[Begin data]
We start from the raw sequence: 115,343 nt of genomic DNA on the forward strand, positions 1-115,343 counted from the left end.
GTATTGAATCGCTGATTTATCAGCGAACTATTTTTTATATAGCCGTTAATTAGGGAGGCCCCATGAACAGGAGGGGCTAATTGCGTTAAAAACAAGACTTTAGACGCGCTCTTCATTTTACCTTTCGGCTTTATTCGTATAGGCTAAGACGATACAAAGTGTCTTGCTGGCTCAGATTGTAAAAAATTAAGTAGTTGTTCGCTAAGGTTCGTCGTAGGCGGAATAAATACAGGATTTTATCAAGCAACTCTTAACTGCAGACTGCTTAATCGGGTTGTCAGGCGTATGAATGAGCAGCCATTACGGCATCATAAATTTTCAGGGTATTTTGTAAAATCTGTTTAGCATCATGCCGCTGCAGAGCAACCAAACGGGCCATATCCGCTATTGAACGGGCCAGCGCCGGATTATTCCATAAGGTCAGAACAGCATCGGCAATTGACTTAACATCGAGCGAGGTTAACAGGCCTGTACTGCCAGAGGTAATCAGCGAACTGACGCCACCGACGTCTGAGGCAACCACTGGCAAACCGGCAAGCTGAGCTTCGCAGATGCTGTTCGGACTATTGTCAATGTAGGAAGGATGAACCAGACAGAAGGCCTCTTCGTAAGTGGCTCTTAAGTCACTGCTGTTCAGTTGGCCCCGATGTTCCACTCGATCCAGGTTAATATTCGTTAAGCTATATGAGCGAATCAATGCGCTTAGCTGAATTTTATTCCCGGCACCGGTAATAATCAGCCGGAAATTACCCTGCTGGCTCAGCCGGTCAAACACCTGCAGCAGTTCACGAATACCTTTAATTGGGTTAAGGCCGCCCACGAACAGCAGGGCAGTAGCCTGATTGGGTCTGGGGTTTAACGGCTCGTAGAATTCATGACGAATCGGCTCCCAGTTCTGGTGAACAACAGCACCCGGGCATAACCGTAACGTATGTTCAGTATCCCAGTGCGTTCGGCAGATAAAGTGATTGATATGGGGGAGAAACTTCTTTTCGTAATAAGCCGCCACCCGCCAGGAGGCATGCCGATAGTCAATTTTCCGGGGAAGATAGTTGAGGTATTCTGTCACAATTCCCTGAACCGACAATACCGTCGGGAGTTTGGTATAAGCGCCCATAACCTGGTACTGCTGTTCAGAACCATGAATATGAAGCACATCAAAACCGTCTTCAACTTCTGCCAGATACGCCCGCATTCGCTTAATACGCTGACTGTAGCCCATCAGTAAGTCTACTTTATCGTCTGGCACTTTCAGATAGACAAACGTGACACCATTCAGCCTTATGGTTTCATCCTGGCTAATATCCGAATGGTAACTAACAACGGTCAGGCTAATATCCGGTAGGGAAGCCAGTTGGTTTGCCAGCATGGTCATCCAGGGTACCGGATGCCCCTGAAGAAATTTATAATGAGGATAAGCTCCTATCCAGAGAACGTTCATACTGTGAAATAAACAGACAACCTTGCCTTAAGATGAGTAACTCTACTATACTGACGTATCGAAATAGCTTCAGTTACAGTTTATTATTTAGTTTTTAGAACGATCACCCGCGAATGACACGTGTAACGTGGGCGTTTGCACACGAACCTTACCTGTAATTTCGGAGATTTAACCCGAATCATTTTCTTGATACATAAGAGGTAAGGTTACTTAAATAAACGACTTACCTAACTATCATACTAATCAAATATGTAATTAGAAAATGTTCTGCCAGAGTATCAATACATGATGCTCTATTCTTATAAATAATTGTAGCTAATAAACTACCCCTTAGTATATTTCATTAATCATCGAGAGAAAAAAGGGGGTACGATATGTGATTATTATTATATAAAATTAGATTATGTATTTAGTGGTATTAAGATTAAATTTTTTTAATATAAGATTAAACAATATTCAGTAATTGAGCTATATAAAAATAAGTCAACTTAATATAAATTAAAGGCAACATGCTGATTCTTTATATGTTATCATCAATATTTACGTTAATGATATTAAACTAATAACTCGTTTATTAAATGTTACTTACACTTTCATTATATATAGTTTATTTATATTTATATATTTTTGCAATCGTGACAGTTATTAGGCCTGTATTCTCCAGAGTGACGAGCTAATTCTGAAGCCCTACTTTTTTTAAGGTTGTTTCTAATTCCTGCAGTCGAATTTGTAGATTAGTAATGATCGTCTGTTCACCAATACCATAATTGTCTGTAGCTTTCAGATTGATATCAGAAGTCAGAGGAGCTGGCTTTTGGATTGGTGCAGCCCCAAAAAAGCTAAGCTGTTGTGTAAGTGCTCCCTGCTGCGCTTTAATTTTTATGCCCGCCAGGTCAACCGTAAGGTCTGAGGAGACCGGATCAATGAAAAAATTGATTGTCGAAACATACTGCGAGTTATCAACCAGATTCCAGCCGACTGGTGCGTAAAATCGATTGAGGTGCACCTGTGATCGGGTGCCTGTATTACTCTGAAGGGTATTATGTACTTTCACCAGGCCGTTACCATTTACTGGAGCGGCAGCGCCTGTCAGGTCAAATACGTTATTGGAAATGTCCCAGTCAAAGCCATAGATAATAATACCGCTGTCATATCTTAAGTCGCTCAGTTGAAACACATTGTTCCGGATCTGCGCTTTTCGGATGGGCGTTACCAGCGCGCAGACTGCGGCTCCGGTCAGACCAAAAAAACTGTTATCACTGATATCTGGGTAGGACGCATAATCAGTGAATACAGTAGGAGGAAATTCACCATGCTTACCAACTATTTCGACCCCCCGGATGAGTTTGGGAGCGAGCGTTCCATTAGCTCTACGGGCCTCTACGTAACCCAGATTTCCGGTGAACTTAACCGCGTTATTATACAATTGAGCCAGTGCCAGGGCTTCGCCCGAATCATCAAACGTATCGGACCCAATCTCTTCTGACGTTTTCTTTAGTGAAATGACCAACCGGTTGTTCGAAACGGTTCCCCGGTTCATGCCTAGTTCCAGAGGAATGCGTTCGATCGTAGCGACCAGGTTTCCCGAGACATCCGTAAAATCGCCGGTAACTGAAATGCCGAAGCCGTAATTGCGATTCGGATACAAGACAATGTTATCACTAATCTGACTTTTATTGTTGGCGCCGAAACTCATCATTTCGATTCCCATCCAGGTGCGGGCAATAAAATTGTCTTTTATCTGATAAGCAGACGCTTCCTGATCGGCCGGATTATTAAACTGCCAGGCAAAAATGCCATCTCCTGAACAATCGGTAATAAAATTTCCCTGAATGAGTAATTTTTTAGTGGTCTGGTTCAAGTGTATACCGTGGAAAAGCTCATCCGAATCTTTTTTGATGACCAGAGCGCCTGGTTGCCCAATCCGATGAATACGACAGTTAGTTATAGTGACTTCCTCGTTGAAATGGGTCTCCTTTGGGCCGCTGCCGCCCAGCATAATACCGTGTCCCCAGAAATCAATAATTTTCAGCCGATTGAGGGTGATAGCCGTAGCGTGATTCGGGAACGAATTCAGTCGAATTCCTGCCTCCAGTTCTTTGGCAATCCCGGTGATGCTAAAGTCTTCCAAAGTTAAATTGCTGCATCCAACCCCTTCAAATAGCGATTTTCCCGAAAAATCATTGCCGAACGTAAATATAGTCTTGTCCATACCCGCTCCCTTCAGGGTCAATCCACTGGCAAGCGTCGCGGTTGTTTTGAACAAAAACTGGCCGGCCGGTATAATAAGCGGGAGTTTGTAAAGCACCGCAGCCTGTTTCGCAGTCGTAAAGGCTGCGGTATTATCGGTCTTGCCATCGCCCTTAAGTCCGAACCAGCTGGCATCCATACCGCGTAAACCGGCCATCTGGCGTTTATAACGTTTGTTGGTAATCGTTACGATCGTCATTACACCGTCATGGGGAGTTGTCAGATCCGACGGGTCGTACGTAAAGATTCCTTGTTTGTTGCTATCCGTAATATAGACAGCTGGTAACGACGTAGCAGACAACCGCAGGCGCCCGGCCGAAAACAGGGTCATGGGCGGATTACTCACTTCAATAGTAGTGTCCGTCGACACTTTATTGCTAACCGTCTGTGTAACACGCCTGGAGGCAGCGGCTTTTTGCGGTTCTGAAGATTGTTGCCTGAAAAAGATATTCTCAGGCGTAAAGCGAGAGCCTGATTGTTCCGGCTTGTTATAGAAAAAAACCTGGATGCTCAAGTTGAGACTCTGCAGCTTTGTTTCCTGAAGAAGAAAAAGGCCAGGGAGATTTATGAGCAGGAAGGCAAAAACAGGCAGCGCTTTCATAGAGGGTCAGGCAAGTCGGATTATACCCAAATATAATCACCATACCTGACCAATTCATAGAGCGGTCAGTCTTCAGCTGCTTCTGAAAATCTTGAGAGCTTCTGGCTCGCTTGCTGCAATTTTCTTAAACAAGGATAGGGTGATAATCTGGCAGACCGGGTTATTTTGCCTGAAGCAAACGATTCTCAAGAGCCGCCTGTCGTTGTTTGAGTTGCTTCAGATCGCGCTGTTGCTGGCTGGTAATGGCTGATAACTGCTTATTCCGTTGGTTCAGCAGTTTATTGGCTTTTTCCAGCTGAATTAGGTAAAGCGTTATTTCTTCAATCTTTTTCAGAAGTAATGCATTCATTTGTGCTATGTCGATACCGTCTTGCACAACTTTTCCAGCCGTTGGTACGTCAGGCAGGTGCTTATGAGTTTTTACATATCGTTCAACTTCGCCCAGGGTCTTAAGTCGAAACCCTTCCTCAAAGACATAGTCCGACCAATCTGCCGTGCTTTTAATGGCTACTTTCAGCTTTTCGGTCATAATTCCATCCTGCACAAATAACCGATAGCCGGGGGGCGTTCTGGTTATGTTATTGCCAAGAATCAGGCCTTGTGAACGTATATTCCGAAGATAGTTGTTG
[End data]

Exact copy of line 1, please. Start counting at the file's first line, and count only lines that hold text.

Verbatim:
We start from the raw sequence: 115,343 nt of genomic DNA on the forward strand, positions 1-115,343 counted from the left end.